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Sunday, May 19, 2024

China blasts PST’s Huawei warning

The Chinese Embassy in Oslo has reacted angrily to Norway’s police intelligence agency PST’s warning about doing business with Chinese telecoms firm Huawei. A statement issued by the embassy also called PST’s inclusion of China as posing among the world’s biggest cyber threats “very ridiculous.”

Norwegian government and business delegations have been streaming to China since Prime Minister Erna Solberg met Chinese President Xi Jinping in Beijing last year, ending a six-year diplomatic freeze. Norwegians, however, continue to be urged to take security precautions, with PST issuing the most blunt warning yet. PHOTO: Nærings- og fiskeridepartementet

In the statement attributed to “the Spokesperson for the Chinese Embassy in Norway,” China claimed that it “always respects the sovereignty and national security of Norway, and has never interfered with Norway’s internal affairs.” It went on to state that “China poses no threat to Norway’s security,” noting that it was “strongly dissatisfied with and opposed to” PST’s threat assessment and remarks made by PST chief Benedicte Bjørnland.

She specifically noted how China has an intelligence law that compels both private companies like Huawei and individuals to cooperate with Chinese authorities if asked to do so. Norway must thus be careful, PST warned, in any business dealings with Huawei, especially those involving development of the next 5G telecoms network.

China took offense, noting that Norway risked becoming “the laughing stock of the international community” if its intelligence service doesn’t “act in a cautious, objective and responsible manner based on facts.” The embassy claimed that Chinese laws and regulations “never give any institution the mandate to force companies to build ‘mandatory back doors'” and stressed “that China consistently opposes and combats all forms of cyber espionage and attacks.”

Bjørnland was firm in her presentation of the threat assessment that her agency presented on Monday. Norway is one of the world’s most digitalized societies, she noted, and anything that’s been digitalized can be subjected to attack. The large public health agency Helse Sør-Øst was attacked just year, and sensitive patient data stolen. Some experts say various companies and institutions come under attack every day: “The methods are cheap, efficient and in constant development, and the attackers steadily find weaknesses they can exploit,” Bjørnland said, urging all Norwegians and especially government authorities and companies like Telenor to be on the defense at all times.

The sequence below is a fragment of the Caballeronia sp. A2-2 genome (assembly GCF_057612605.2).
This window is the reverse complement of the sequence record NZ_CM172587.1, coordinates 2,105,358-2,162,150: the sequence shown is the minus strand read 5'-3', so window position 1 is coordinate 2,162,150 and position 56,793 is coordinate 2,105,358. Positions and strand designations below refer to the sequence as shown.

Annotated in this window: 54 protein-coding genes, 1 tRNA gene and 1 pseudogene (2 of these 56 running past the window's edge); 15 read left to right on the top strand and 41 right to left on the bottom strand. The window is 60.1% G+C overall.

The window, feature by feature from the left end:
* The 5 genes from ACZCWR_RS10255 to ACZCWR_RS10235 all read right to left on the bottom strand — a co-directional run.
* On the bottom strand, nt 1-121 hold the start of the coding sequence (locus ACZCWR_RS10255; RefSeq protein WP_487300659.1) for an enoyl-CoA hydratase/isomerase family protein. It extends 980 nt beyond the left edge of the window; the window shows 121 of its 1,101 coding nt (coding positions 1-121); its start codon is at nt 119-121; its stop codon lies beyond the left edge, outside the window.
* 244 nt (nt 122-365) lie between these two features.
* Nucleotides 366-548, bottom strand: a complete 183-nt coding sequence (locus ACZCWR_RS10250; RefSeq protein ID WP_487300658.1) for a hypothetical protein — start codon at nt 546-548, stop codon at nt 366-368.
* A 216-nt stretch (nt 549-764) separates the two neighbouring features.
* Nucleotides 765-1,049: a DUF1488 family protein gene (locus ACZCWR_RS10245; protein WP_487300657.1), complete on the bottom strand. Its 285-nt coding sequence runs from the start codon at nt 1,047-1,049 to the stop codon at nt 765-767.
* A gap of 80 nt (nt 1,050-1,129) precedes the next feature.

Telenor was clearly put in an awkward position by PST’s detailed and strong threat assessment, since it has done business with Huawei for years. “Huawei is an important partner in various cooperations,” Telenor spokesperson Caroline Lunde told state broadcaster NRK. Huawei helped developed Norway’s 4G network and has been involved in the pilot project for the 5G.

“We will analyze what these (threat) evaluations can mean for us, our customers and society,” Lunde said, adding that Telenor and other players in the telecoms industry like Telia and Ice Net are currently “in dialogue” with Norwegian authorities about the 5G project. Telenor also remains majority-owned by the state.

The Chinese government, which only recently thawed a six-year diplomatic freeze it launched against Norway over the Nobel Peace Prize to Chinese dissident Liu Xiaobo, is always sensitive to any threats to its authority and may be especially sensitive now given the slowdown in its economy. Last year’s economic growth was the lowest in 28 years and China is under pressure from the trade war launched by US President Donald Trump. India is coming on strong as an economic rival, with its democracy endearing itself to many countries around the world including Norway. China clearly feels a need to protect large international Chinese companies like Huawei, while at the same times its authoritarian system and human rights abuses can be a liability to Huawei, which acknowledged on Monday that it was “in a difficult situation.” Huawei claims it has never shared information with Chinese authorities, but it remains unclear whether it never will have to.

“The China-Norway economic and trade cooperation is mutually beneficial in nature,” the embassy stated (external link to the statement itself, which is accompanied by photos of Chinese officials posing with Norwegian ministers). “We hope that the relevant authorities of Norway will accord unbiased and equal treatment to Chinese enterprises and contribute more to mutual trust and cooperation, not the other way around.” Berglund



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